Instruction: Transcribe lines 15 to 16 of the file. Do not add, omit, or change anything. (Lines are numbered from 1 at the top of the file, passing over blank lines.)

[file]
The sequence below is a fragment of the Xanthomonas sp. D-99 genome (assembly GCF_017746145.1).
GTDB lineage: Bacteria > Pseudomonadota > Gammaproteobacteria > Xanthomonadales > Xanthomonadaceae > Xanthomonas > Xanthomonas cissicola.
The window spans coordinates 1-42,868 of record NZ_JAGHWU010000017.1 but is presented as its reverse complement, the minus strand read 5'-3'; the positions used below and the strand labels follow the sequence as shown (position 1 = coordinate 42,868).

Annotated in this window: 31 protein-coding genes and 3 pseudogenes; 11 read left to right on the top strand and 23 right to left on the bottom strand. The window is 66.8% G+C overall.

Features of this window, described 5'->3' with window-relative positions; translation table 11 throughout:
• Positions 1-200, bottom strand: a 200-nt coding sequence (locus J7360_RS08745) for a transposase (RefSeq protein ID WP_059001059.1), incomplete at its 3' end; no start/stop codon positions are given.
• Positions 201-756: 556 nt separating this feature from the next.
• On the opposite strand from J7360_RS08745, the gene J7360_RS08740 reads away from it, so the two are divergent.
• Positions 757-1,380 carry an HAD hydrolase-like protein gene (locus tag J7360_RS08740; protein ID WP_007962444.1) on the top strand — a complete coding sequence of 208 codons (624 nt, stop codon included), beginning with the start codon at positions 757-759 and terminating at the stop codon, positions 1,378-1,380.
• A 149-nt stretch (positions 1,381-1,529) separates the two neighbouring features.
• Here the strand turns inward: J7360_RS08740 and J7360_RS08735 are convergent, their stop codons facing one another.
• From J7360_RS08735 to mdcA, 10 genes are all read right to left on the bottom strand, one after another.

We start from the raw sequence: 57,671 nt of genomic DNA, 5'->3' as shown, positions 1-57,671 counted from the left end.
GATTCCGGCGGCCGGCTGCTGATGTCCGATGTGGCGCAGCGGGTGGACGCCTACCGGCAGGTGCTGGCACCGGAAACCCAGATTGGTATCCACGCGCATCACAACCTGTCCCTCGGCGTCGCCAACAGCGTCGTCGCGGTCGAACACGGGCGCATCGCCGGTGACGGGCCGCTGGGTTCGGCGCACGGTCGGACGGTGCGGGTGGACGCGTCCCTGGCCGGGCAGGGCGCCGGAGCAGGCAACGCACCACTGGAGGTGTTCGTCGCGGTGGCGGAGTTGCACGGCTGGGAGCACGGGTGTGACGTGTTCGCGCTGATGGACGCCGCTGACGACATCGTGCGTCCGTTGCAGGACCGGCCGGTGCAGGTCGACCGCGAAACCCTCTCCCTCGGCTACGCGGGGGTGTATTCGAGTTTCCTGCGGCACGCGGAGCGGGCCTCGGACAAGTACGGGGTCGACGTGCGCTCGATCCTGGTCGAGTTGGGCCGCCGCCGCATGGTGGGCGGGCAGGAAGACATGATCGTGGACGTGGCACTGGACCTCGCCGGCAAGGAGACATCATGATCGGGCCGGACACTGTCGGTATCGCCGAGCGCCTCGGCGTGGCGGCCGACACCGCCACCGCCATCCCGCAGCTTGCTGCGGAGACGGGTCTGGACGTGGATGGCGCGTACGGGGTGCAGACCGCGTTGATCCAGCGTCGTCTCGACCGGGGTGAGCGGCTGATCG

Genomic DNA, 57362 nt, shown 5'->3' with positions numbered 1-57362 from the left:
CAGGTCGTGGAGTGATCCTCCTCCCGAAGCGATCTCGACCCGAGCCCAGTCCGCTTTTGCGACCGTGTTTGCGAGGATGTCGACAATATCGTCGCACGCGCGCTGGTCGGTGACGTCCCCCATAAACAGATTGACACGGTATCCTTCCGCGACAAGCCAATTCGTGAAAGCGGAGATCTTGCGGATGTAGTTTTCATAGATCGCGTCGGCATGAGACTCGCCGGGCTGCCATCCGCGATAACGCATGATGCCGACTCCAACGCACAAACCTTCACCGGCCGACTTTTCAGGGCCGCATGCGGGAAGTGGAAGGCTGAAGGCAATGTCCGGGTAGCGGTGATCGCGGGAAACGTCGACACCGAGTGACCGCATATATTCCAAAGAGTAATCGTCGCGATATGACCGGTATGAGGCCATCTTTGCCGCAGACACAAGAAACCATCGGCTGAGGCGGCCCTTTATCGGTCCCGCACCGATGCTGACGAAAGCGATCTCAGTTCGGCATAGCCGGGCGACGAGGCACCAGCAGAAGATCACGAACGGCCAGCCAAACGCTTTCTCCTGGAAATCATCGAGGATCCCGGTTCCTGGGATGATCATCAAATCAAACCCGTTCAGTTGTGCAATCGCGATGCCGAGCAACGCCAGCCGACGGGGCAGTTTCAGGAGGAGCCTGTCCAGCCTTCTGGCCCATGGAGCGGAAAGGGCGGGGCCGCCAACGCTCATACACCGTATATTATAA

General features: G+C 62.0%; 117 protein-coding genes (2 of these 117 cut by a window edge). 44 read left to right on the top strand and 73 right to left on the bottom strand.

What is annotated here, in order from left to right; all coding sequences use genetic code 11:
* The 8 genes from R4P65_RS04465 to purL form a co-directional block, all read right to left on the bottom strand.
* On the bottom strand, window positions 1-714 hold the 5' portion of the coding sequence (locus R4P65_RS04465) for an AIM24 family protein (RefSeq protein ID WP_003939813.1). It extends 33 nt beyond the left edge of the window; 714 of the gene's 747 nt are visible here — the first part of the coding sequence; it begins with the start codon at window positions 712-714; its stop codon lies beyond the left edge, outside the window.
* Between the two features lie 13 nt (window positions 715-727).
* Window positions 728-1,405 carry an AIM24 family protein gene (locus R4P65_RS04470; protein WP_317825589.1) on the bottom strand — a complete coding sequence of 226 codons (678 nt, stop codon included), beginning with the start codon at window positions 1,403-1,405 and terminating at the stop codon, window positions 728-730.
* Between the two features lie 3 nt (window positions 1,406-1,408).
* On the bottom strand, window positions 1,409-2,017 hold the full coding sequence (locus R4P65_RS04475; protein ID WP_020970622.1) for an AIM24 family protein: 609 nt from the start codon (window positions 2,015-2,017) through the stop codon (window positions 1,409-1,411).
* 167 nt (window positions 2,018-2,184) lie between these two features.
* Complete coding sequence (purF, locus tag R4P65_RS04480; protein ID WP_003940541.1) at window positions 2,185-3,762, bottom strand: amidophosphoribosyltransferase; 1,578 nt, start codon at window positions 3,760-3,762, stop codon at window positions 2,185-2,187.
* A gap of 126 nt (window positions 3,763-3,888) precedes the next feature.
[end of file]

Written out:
Genomic DNA, 57362 nt, shown 5'->3' with positions numbered 1-57362 from the left:
CAGGTCGTGGAGTGATCCTCCTCCCGAAGCGATCTCGACCCGAGCCCAGTCCGCTTTTGCGACCGTGTTTGCGAGGATGTCGACAATATCGTCGCACGCGCGCTGGTCGGTGACGTCCCCCATAAACAGATTGACACGGTATCCTTCCGCGACAAGCCAATTCGTGAAAGCGGAGATCTTGCGGATGTAGTTTTCATAGATCGCGTCGGCATGAGACTCGCCGGGCTGCCATCCGCGATAACGCATGATGCCGACTCCAACGCACAAACCTTCACCGGCCGACTTTTCAGGGCCGCATGCGGGAAGTGGAAGGCTGAAGGCAATGTCCGGGTAGCGGTGATCGCGGGAAACGTCGACACCGAGTGACCGCATATATTCCAAAGAGTAATCGTCGCGATATGACCGGTATGAGGCCATCTTTGCCGCAGACACAAGAAACCATCGGCTGAGGCGGCCCTTTATCGGTCCCGCACCGATGCTGACGAAAGCGATCTCAGTTCGGCATAGCCGGGCGACGAGGCACCAGCAGAAGATCACGAACGGCCAGCCAAACGCTTTCTCCTGGAAATCATCGAGGATCCCGGTTCCTGGGATGATCATCAAATCAAACCCGTTCAGTTGTGCAATCGCGATGCCGAGCAACGCCAGCCGACGGGGCAGTTTCAGGAGGAGCCTGTCCAGCCTTCTGGCCCATGGAGCGGAAAGGGCGGGGCCGCCAACGCTCATACACCGTATATTATAA